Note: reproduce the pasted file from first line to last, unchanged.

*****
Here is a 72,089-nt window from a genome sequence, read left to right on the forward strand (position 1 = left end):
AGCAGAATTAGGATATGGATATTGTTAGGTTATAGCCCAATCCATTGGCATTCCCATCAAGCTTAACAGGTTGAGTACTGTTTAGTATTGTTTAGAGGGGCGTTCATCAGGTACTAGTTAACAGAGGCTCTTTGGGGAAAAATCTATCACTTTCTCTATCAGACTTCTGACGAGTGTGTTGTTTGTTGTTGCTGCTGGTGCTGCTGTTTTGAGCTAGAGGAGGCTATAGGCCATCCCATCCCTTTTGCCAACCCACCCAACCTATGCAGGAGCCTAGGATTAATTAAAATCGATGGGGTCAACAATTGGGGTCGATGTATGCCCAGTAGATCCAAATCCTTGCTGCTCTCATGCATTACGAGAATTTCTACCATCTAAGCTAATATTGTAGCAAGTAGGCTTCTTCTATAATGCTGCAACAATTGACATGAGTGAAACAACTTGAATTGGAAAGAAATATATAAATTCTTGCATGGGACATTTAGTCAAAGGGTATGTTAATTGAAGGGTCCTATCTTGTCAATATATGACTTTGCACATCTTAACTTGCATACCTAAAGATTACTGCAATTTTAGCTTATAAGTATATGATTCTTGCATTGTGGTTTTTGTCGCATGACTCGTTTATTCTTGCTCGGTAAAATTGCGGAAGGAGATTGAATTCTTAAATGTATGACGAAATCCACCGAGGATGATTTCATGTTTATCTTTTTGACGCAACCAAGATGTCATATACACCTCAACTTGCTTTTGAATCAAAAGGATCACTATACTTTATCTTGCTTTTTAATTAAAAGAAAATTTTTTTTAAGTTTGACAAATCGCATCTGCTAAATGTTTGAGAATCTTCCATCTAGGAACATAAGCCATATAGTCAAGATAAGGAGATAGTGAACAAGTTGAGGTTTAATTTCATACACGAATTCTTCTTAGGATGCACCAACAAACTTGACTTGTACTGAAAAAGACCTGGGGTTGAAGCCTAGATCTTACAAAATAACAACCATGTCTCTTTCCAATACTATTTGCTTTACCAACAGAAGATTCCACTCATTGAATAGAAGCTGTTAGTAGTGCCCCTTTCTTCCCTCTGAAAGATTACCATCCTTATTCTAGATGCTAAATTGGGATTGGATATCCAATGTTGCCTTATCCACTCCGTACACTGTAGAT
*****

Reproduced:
Here is a 72,089-nt window from a genome sequence, read left to right on the forward strand (position 1 = left end):
AGCAGAATTAGGATATGGATATTGTTAGGTTATAGCCCAATCCATTGGCATTCCCATCAAGCTTAACAGGTTGAGTACTGTTTAGTATTGTTTAGAGGGGCGTTCATCAGGTACTAGTTAACAGAGGCTCTTTGGGGAAAAATCTATCACTTTCTCTATCAGACTTCTGACGAGTGTGTTGTTTGTTGTTGCTGCTGGTGCTGCTGTTTTGAGCTAGAGGAGGCTATAGGCCATCCCATCCCTTTTGCCAACCCACCCAACCTATGCAGGAGCCTAGGATTAATTAAAATCGATGGGGTCAACAATTGGGGTCGATGTATGCCCAGTAGATCCAAATCCTTGCTGCTCTCATGCATTACGAGAATTTCTACCATCTAAGCTAATATTGTAGCAAGTAGGCTTCTTCTATAATGCTGCAACAATTGACATGAGTGAAACAACTTGAATTGGAAAGAAATATATAAATTCTTGCATGGGACATTTAGTCAAAGGGTATGTTAATTGAAGGGTCCTATCTTGTCAATATATGACTTTGCACATCTTAACTTGCATACCTAAAGATTACTGCAATTTTAGCTTATAAGTATATGATTCTTGCATTGTGGTTTTTGTCGCATGACTCGTTTATTCTTGCTCGGTAAAATTGCGGAAGGAGATTGAATTCTTAAATGTATGACGAAATCCACCGAGGATGATTTCATGTTTATCTTTTTGACGCAACCAAGATGTCATATACACCTCAACTTGCTTTTGAATCAAAAGGATCACTATACTTTATCTTGCTTTTTAATTAAAAGAAAATTTTTTTTAAGTTTGACAAATCGCATCTGCTAAATGTTTGAGAATCTTCCATCTAGGAACATAAGCCATATAGTCAAGATAAGGAGATAGTGAACAAGTTGAGGTTTAATTTCATACACGAATTCTTCTTAGGATGCACCAACAAACTTGACTTGTACTGAAAAAGACCTGGGGTTGAAGCCTAGATCTTACAAAATAACAACCATGTCTCTTTCCAATACTATTTGCTTTACCAACAGAAGATTCCACTCATTGAATAGAAGCTGTTAGTAGTGCCCCTTTCTTCCCTCTGAAAGATTACCATCCTTATTCTAGATGCTAAATTGGGATTGGATATCCAATGTTGCCTTATCCACTCCGTACACTGTAGAT